The intermediaries include firms or individuals who help every manufacturing company reach out to their clients through promotion, distribution, and sales of the company products. The major intermediaries in the Australian shoe industry include transport and logistics firms, networking agencies, social media experts, and key business agencies that offer their consultancy services to every company. These intermediaries assist the customers and potential investors in identifying eth right products from the various companies in the industry and offer physical deliveries of the products and services to the final consumers (Wan & Cheng, 2018). Therefore, for the success of this industry, the intermediaries must be considered since they take an active part in the final output of the individual firms and can affect the general sales of the industry.
Competitors offer the same products and services in every business. The Australian shoe industry faces competition from other established companies, including Adidas, Puma, and Nike, which offer running shoes and other related products (Meister, 2020). To effectively manage the competition, the products offered by each company from this industry should therefore be of high quality with relatively affordable prices. Therefore, there is a need for effective marketing and improved service delivery through quality production and good time management for the products to be accessed easily in the market. The Australian shoe industry should also invest more in technology since most recent operations depend on technological aspects in their final outputs.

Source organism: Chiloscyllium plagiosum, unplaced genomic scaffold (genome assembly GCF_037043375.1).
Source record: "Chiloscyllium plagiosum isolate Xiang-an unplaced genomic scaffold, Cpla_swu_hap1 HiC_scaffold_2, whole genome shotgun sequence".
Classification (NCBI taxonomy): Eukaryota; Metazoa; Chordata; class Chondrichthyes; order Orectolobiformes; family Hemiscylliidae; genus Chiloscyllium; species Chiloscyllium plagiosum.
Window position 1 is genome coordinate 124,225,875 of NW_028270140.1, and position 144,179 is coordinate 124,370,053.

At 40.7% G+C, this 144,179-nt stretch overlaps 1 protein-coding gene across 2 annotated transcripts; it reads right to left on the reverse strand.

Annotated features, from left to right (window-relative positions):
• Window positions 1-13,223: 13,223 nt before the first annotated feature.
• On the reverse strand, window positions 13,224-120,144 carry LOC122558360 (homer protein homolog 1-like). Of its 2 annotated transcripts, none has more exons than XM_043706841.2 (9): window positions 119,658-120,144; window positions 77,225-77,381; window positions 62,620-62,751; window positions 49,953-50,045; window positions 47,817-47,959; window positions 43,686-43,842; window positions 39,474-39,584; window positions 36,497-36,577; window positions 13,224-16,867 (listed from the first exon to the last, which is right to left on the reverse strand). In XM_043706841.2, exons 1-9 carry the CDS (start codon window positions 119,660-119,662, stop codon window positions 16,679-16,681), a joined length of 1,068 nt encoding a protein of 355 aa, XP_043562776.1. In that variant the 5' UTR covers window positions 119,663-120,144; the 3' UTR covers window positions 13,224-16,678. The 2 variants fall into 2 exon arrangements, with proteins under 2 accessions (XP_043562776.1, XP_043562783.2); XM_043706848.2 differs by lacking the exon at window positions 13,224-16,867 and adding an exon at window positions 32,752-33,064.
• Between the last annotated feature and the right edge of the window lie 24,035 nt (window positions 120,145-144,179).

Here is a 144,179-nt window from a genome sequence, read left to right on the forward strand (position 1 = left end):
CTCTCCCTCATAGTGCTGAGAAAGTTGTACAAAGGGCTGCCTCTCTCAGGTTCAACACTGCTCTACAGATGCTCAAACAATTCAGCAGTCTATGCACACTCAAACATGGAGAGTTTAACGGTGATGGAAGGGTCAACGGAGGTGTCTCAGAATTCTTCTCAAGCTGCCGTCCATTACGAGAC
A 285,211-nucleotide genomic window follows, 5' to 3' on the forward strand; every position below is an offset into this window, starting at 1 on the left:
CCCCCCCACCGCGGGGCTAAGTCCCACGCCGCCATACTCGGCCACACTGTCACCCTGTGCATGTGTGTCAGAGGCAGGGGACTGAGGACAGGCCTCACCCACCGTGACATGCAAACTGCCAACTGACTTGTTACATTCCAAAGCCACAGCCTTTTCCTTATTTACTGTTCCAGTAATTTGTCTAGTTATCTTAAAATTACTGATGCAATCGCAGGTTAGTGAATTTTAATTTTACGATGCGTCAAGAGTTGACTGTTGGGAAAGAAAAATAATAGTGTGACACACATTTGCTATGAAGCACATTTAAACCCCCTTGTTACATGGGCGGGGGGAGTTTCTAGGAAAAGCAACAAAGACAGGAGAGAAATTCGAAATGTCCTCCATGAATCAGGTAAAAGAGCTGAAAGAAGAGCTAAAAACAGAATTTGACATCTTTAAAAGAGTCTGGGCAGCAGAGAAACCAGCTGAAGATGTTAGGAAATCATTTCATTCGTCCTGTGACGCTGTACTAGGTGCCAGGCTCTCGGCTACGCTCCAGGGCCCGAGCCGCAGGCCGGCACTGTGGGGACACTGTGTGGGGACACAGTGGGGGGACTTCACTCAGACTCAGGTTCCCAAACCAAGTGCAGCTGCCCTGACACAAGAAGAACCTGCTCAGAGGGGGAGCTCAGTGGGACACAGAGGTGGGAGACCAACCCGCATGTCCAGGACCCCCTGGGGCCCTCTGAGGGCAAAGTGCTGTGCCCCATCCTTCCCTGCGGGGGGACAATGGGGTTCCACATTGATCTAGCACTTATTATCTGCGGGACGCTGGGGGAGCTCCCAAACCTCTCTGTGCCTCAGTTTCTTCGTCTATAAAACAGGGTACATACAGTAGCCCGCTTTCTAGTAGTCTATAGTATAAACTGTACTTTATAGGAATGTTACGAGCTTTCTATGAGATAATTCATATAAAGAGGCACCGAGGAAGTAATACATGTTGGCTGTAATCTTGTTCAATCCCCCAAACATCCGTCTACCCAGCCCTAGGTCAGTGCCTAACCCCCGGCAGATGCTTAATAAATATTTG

The customers in this industry include all the relevant consumers, such as ladies, men, youths, children, sports athletes, and other relevant clients who regularly consume these products. Customers play a vital role in promoting the industry’s growth through continuous purchases. For effective output and improved service delivery in this industry, individual companies should aim to satisfy their customers through prompt deliveries, follow-up requests, and established communication channels to aid the delivery processes (Khalifan, Malik, & Tayyab, 2020).
In recent years, there have been reduced overall sales in the Australian shoe industry due to a decline in consumer incomes due to the global pandemic. The ever-changing customer demands also affect the industry since most consumers do not prioritize ordinary shoes due to changes in the fashion and preferences of the current century. Qualitatively, there has been an overall underperformance in logistics and access to consumers due to limited interaction between sellers and buyers in the global market (Cannon, Doney, Mullen, & Peterson, 2019). Quantitatively, the Australian industry’s general sales have generally declined as the cost of expenditure increases gradually.